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Lego consumerism - how on earth do I stop this madness?!? - Page 2

post #21 of 35

 

Quote:
The kits are boring... first you have your parents hold your hand for 2 hours while you assemble it and then put it on your desk and just look at it, not play with it because you don't want to go through the tedium of building it again? 

 

I had to laugh at this. DS LOVES building Lego sets. So much so that he independently built an enormous train set for DH's (adult) friend because the friend wanted the finished model but didn't want to put it together.

 

Our library has tons of these type of Lego books:

http://www.amazon.com/LEGO-Star-Wars-Dictionary-Library/dp/0756657431/ref=sr_1_9?ie=UTF8&qid=1332000895&sr=8-9

Which DS loves poring over. Could be a non-stress way for your DS to engage  in his hobby.

 

Also, keep in mind that it sounds like this is a real bonding, social thing with his friends. For that reason, I would probably find ways to honor his interest (which it seems like you are doing) without going against your family's values. Could it be that all his talk and exchanging of catalogs is really more a social thing than him actually wanting more, more, more? Also, maybe Lego playdates are in order!

-e

post #22 of 35

I think it depends on the kid. My 7yo DS loves lego. His father is an engineer and programmer, so all this building comes naturally, and his mother is an artist, so there might be some creative outlet in there as well. So he loves following the book, and building the complex plane, ship, whatever.... After a week in it's "proper" form, the ship may morph into a space ship, into a laser thing, be completely disassembled and added to the buckets of all other legos. And then they are blended into totally different things.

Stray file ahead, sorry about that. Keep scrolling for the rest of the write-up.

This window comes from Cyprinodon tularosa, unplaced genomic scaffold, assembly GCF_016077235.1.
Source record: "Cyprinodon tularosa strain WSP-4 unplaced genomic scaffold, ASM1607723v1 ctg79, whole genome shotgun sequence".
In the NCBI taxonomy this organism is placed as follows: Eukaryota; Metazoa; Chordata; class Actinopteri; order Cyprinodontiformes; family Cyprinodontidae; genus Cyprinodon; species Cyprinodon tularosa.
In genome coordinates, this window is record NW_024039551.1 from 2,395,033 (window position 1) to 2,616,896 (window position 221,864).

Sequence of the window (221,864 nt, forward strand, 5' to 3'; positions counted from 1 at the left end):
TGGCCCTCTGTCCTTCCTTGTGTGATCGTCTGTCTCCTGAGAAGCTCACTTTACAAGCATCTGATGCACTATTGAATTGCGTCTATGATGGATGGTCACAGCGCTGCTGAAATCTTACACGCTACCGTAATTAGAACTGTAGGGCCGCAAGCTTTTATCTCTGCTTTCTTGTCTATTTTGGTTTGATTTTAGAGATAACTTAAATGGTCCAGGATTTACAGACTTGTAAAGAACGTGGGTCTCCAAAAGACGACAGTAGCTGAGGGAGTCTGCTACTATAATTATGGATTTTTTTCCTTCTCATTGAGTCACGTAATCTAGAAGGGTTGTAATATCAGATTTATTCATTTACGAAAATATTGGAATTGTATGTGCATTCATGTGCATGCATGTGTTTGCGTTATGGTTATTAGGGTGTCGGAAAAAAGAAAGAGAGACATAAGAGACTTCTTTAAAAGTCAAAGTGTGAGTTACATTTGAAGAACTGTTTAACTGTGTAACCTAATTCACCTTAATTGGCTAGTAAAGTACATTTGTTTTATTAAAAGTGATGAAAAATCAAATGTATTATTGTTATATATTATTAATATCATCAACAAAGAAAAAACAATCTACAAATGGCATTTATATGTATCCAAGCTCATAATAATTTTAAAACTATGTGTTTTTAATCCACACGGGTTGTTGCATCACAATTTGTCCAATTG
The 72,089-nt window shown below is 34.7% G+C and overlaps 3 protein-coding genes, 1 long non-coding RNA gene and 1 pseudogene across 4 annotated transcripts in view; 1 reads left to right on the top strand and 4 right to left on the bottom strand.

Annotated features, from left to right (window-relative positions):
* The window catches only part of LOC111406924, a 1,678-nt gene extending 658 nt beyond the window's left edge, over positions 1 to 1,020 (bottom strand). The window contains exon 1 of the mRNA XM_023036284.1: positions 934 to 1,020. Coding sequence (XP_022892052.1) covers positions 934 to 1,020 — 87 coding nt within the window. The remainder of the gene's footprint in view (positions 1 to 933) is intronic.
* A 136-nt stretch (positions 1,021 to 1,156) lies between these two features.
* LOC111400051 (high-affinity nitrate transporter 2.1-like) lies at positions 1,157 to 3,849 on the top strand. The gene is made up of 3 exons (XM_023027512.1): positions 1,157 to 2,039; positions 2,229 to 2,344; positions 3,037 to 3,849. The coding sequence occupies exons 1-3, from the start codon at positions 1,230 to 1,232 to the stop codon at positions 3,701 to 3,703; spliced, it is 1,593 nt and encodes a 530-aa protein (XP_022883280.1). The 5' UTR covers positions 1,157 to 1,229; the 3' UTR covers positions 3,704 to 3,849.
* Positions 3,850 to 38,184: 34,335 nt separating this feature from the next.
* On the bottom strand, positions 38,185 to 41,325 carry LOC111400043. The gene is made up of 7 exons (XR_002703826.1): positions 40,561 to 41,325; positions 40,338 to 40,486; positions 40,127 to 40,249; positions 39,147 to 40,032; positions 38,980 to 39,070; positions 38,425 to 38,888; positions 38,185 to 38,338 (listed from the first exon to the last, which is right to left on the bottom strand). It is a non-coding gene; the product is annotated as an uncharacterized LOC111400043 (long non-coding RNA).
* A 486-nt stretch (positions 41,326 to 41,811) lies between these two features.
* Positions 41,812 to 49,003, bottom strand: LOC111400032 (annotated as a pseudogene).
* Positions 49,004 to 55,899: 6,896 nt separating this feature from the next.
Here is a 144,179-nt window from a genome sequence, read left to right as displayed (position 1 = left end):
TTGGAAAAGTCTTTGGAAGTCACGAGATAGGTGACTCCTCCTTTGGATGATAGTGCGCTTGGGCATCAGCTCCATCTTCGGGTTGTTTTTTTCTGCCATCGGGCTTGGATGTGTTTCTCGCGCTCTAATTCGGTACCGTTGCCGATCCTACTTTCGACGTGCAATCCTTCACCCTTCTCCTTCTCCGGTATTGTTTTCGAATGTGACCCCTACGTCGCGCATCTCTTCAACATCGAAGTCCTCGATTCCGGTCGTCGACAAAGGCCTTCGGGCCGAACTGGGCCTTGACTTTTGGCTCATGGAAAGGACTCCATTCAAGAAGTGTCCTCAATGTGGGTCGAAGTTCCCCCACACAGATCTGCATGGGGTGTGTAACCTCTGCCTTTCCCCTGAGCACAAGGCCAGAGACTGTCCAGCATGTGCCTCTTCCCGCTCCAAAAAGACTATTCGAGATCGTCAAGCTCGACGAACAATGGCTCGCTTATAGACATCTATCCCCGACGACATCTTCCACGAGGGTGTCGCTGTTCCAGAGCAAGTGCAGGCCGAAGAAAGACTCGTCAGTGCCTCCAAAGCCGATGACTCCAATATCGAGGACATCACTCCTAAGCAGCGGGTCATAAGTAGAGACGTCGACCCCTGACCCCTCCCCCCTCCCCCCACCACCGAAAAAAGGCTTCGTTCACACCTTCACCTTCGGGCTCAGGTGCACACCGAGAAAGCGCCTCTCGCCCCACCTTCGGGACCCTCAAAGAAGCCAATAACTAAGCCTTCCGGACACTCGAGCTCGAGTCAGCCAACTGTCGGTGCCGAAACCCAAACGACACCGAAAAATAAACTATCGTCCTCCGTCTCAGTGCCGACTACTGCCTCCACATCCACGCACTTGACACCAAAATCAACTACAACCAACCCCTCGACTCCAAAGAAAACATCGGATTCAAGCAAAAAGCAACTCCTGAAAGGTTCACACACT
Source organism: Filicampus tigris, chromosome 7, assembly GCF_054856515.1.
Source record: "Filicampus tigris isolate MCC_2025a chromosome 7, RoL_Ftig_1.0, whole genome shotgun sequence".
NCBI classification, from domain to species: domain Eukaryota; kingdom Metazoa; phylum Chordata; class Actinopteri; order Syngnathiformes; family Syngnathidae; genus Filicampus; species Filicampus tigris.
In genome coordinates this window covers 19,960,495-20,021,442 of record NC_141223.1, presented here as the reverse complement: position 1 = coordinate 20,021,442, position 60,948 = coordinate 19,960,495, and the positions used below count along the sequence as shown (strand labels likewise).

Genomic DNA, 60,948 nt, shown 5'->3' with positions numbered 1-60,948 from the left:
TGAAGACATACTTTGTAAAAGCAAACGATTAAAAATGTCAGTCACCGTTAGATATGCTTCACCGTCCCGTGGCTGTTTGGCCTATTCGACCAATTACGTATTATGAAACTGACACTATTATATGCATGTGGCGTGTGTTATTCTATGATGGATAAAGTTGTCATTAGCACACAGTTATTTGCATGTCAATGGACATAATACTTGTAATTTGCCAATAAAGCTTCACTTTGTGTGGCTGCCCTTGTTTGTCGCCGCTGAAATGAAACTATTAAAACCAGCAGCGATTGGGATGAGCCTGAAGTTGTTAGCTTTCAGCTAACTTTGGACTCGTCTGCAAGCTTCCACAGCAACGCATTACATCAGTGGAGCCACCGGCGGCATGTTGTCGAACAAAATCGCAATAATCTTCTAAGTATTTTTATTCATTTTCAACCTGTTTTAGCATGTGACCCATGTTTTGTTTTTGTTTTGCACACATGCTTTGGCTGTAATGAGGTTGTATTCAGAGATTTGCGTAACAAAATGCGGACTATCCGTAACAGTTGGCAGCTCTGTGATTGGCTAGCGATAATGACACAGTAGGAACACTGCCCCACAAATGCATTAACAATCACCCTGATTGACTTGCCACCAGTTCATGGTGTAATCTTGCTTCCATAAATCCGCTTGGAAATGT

He enjoys the legos. He learns a lot about building, finds it creative and fun entertainment. If my son a different disposition, say a football player, then perhaps instead of legos he would be into collecting football t-shirts (don't the players have numbers that are popular?). If he was a footballer, then that is what his friends would be talking about, that is what they would spend more time doing, and that is where his interests would be. He went through a short marble-collecting phase, as well as a bakugan (sp?) phase. The legos "phase" lasts longer, because it seems more open-ended than marbles and bakugan. But in any case, I don't find legos to be any more or less predatory than any other marketing from other toy companies. 

post #23 of 35

Luckily my DS (about to turn 9, but has been "into" Legos since around 5) seems to be able to appreciate both the sets (Harry Potter for him) and Lego free play/free building.

 

He has a big bin of piece for free play (mostly hand-me-downs) and I love to see how creative he is with all the building he does.  He spends about an hour each day Lego building, and when he's used up most of his pieces (every month or so), we take photos of his creations and then he breaks them apart to start over.

 

With the HP sets, he receives them as gifts or uses his own money.  He builds them within a day or 2, them keeps them on display, but sometimes carefully plays with them - or minifigures from them - with his other creations.

 

How about buying Lego "lots"on eBay (just bunches of pieces mixed together - sometime they include booklets, but mostly not) to encourage more free building & creativity? 

 

I am really annoyed by all the pink Lego stuff / Lego Friends.  I was trying to keep that out of our house for DD, as she's loved free building too, but was given a set as a gift.  Will have to try to make it disappear smile.gif

post #24 of 35

This is an interesting thread.  My sons both love Legos (ages 3&5)  but I hadn't really considered the marketing aspect at all because they have the huge sets that belonged to my husband as a child and to myself and my siblings. Only the basics and they have always just used their imaginations, and I'm always impressed by the creativity.  We've managed to avoid marketing to an extent because we don't have tv, avoid going to toy stores, and when we give gifts we focus more on experiences than things.  I'm going to have to rethink whether or not we want to go to the new Legoland that opened nearby now.  

post #25 of 35